It's been a tough year for the secularist crowd. There was Mel Gibson's "The Passion of the Christ," the moral values election, the Christian hostage subduing her kidnapper by reading from "The Purpose-Driven Life," and the Christian effort to save Terri Schiavo. Not only that, but earlier this year Dr. James Dobson insulted the Democrats' mascot, SpongeBob SquarePants, with impunity.
And now, for all the hullabaloo in the media, you'd think the pope had died.
In defense of the Catholic Church's most "controversial" position (meaning "contrary to the clearly stated opinion of CNN"), I wanted to return to a story from a few weeks ago that passed from the headlines far too quickly. The "controversial" Catholic position is the ban on girl priests.
I'll leave it to the Catholics to explain the theological details, but we have a beautiful pair of bookmarks to the exact same incident illustrating women's special skills and deficits. The escape and capture of Brian Nichols shows women playing roles they should not (escorting dangerous criminals) and women playing roles they do best (making men better people).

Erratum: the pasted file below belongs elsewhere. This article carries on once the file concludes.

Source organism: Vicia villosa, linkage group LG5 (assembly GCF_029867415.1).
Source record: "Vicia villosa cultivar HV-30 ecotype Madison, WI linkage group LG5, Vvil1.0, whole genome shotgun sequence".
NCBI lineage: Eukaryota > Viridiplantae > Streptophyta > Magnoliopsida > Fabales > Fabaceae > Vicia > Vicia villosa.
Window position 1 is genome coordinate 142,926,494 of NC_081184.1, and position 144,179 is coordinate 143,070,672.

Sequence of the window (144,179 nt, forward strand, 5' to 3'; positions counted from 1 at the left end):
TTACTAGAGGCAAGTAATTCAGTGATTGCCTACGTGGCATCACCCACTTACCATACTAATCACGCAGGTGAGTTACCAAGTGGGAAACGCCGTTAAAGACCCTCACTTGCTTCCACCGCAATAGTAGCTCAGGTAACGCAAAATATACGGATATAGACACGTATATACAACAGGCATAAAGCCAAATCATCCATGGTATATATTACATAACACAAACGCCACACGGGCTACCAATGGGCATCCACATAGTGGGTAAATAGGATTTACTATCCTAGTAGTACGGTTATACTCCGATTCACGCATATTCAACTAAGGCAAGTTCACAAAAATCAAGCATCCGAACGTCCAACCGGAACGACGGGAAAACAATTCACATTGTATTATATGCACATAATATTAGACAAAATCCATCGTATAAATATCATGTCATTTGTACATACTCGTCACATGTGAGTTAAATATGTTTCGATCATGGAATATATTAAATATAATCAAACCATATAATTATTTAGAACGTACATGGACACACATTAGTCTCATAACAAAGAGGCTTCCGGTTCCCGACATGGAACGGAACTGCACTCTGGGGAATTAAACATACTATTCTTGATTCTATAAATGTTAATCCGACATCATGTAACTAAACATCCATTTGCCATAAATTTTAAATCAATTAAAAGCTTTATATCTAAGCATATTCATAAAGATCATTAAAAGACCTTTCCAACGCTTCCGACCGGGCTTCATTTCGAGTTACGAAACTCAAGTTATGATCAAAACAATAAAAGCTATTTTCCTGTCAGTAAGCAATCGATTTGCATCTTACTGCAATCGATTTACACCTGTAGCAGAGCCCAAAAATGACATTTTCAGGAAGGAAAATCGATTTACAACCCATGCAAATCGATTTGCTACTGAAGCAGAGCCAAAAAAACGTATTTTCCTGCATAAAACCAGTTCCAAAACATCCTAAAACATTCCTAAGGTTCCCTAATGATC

Nichols' murderous rampage began when he took the gun from a 5-foot-tall grandmother who was his sole guard at the Fulton County Courthouse. It ended when an otherwise unremarkable 26-year-old woman appealed to the Christian conscience of this same violent killer holding her hostage.
At 2 a.m. one Saturday night, Ashley Smith went out for cigarettes while unpacking her new apartment, yet another victory for tobacco pleasure. Returning from the store, Smith was grabbed by a man at her front door, who put a gun in her side and told her not to scream. He asked if she knew who he was. When he removed his baseball cap, she saw it was Nichols, the dangerous fugitive all over television who had escaped custody during his rape trial and had killed four people in the previous 48 hours. (Although he also looked a lot like of one the guys on "American Idol.")
15 Excerpts That Show How Radical, Weird And Out of Touch College Campuses Have Become | John Hawkins